IRAN has launched a major diplomatic drive to break its long international isolation. In the aftermath of the Gulf war, the Islamic republic has restored diplomatic ties with Saudi Arabia, Iraq, Jordan, and Tunisia, and has strengthened existing relations with all the emirates on the southern shore of the Persian Gulf.
Europe is also a focus. Iran is working on gaining a diplomatic opening in the European Community, sources say, and has convinced Britain and the Netherlands to reopen their embassies in Tehran and has strengthened existing ties with all other EC countries.
French President Francois Mitterrand on May 3 formally invited his Iranian counterpart, Hashemi Rafsanjani, to visit Paris. It is the first announced trip by an Iranian post-revolutionary leader to a major Western country and was described over the weekend by Western diplomats in Tehran as "a diplomatic triumph for Mr. Rafsanjani."
But thus far diplomatic overtures by Iran have not included gestures toward the United States.
"Over the past 10 years Iran and the US have been at odds on almost every international issue," says an enigmatically smiling Iranian diplomat. Asked if there was any prospect of an early improvement in Iran-US relations, he replies:
"Even Kuwait's invasion last year by Iran's arch enemy Iraq didn't allow Washington and Tehran to bridge their disagreements. Meanwhile, it made both capitals realize that they have a problem in common: What to do with Iraqi President Saddam Hussein and how to deal with postwar Iraq?
"This may in the longer term force our two countries' leaders to sit and talk to one another," the diplomat says.
The main question, according to Western diplomats here, is whether Iran is at present interested in resuming ties with the US.
A majority of parliamentary deputies led by Ahmad Khomeini, the son of Ayatollah Khomeini, the late guide of the Islamic revolution, still refuse any contact with Washington.
Mr. Khomeini said April 23 that "resuming relations with America would be against Islamic values." More recently, those radical deputies criticized Rafsanjani's Cabinet for allowing a US plane loaded with tents and clothes for Kurdish refugees to land at Tehran airport.
An editorialist in an Islamic newspaper went so far as to write that the clothes sent might be infected with the AIDS virus. A few hours later a senior civil servant with the Interior Ministry said used clothing would be returned to the US.
The move was interpreted by Westerners in Tehran as the result of a compromise between the Cabinet and the legislative.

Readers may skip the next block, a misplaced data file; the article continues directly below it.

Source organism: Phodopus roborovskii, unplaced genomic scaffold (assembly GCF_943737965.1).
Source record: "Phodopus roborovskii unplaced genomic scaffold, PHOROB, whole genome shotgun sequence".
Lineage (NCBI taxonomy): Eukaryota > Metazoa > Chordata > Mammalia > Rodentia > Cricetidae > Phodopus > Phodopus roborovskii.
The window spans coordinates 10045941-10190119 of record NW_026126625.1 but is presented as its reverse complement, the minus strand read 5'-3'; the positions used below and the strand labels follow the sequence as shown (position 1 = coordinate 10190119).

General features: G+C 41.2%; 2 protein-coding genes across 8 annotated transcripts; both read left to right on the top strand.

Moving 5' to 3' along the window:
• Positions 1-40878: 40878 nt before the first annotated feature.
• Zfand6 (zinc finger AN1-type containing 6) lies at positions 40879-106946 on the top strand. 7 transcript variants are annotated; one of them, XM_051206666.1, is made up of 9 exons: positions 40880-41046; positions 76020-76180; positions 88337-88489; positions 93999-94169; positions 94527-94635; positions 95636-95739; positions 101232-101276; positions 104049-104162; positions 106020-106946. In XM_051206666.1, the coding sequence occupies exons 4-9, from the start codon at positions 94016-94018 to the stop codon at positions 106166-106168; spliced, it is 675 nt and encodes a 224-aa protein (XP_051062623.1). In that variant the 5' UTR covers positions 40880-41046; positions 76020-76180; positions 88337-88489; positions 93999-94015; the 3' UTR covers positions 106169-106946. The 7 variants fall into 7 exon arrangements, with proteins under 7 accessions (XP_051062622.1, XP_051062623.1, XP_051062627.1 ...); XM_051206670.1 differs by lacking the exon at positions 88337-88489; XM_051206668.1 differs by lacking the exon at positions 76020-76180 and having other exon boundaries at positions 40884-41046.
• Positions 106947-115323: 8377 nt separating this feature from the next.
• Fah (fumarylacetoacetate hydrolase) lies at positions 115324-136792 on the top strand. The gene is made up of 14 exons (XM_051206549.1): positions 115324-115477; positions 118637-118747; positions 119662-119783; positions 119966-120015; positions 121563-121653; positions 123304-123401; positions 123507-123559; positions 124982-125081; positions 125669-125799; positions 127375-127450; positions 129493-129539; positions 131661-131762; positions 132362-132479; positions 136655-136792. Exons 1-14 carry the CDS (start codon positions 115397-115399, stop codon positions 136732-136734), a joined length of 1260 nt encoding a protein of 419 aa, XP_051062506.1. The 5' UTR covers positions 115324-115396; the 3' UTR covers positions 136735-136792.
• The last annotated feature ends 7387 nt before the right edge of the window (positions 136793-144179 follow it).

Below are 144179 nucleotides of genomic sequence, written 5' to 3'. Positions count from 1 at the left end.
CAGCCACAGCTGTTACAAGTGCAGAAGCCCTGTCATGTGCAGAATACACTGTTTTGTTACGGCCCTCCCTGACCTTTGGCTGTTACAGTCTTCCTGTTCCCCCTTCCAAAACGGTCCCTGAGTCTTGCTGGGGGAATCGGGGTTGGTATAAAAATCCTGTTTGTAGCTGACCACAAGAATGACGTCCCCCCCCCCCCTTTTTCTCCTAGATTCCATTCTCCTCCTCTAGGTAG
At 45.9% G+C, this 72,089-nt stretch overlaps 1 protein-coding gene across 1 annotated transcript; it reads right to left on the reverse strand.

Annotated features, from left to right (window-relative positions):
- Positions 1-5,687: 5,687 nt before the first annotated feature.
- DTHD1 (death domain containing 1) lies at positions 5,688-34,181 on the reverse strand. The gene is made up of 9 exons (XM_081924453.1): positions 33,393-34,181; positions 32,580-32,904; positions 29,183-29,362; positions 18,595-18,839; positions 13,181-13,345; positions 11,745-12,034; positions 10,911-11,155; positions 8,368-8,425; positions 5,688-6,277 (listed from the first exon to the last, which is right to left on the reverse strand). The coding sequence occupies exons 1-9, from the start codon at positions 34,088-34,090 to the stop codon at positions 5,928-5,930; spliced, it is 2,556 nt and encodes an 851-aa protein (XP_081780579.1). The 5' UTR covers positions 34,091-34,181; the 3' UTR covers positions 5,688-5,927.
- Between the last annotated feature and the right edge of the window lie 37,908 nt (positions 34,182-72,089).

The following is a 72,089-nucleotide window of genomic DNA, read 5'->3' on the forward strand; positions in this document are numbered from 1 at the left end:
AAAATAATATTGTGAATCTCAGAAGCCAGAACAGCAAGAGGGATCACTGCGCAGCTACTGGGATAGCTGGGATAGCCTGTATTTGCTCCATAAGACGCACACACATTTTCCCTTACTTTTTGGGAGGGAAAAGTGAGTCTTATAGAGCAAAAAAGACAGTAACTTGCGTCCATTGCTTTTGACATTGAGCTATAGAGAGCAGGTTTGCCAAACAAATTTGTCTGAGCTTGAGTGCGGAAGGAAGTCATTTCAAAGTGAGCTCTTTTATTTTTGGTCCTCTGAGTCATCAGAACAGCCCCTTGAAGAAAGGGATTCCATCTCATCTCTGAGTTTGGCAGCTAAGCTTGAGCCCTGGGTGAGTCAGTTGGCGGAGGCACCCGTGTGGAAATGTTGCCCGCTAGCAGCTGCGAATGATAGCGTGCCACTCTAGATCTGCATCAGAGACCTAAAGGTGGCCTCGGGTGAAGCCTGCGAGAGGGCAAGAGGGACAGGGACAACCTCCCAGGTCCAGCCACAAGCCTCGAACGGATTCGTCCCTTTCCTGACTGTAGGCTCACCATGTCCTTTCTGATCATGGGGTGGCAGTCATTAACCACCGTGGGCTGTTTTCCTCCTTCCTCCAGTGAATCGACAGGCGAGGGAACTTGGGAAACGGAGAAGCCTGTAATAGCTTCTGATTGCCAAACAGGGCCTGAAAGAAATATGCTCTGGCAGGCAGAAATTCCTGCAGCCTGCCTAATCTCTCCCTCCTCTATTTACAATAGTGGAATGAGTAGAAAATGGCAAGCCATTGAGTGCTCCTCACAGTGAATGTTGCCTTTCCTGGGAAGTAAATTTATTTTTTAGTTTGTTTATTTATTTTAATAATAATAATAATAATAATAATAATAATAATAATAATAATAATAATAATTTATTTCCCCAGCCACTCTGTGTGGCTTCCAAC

Rafsanjani and most of his ministers have a somewhat different attitude toward the US. Though they continue to criticize the US government for "its hostile attitude toward the Islamic republic and its imperialist policy in the region," these officials never say they definitely rule out resumption of diplomatic ties with the US.
When a source close to Rafsanjani is asked under what conditions the Iranian government would accept a resumption of ties with the US, he responds: "We want all American sanctions against Iran to be lifted. We want all our assets in the US to be unfrozen. And we want the US to deliver us a load of military spare parts that had been ordered and paid for by the imperial government, but is presently rusting somewhere in the US."
The source says Iran is currently concentrating on developing its relations with Europe.
European diplomats confirm that Iran is trying in positioning itself as an ally to Europe in the Gulf region to counter growing US influence, and to a certain extent it is succeeding.
Upon arriving in the southern Iranian city of Ahwaz, May 4, Roland Dumas, the French minister of foreign affairs, was welcomed with a billboard saying "Down with the US. Cheers for France and Europe."
President Bush has repeatedly said that the US desires to have better relations with Iran, but wants the Islamic republic to take the first step by using its influence to secure the freedom of six American citizens still held hostage in Lebanon.
Iranian diplomats say the hostage problem is more difficult to solve than they had anticipated and has become "an embarrassing question." But those diplomats refuse to elaborate.
Iran's Minister of Foreign Affairs Ali Akbar Velayati said April 6 that "the hostage question is deadlocked." A few days later he said the US should pressure the Israeli government to secure the release of several Muslim leaders imprisoned in Israel.
Among those cited by the minister is Sheikh Abdel Karim Obeid, a Lebanese Shiite cleric abducted by the Israelis in July 1989. In return, Mr. Velayati said, Iran will cooperate to secure the freeing of the remaining 12 Western hostages in Lebanon.
In an apparent response to Velayati's proposals, Israeli officials said their country is ready to enter such negotiations provided they also include the plight of three Israeli soldiers believed held by the Islamic fundamentalist group Hizbullah.
Sheikh Muhammad Hussein Fadlallah, the spiritual leader of Hizbullah that is said to hold the hostages, said over the weekend of May 4 that "a combination of circumstances favors an agreement on the hostages affair. The matter will be settled soon."
Western diplomats in Tehran reacted with caution to Mr. Fadlallah's statement. The diplomats were divided in their opinion on the hostages problem. Some say that Iran has lost control over the captors, who they say are now under the influence of organized crime in Lebanon. Others say the key to the problem remains in Tehran.
Those diplomats that believe Tehran holds the key contend that political bickering between Rafsanjani and the parliament have prevented the president from forcing Lebanese groups to release the captives.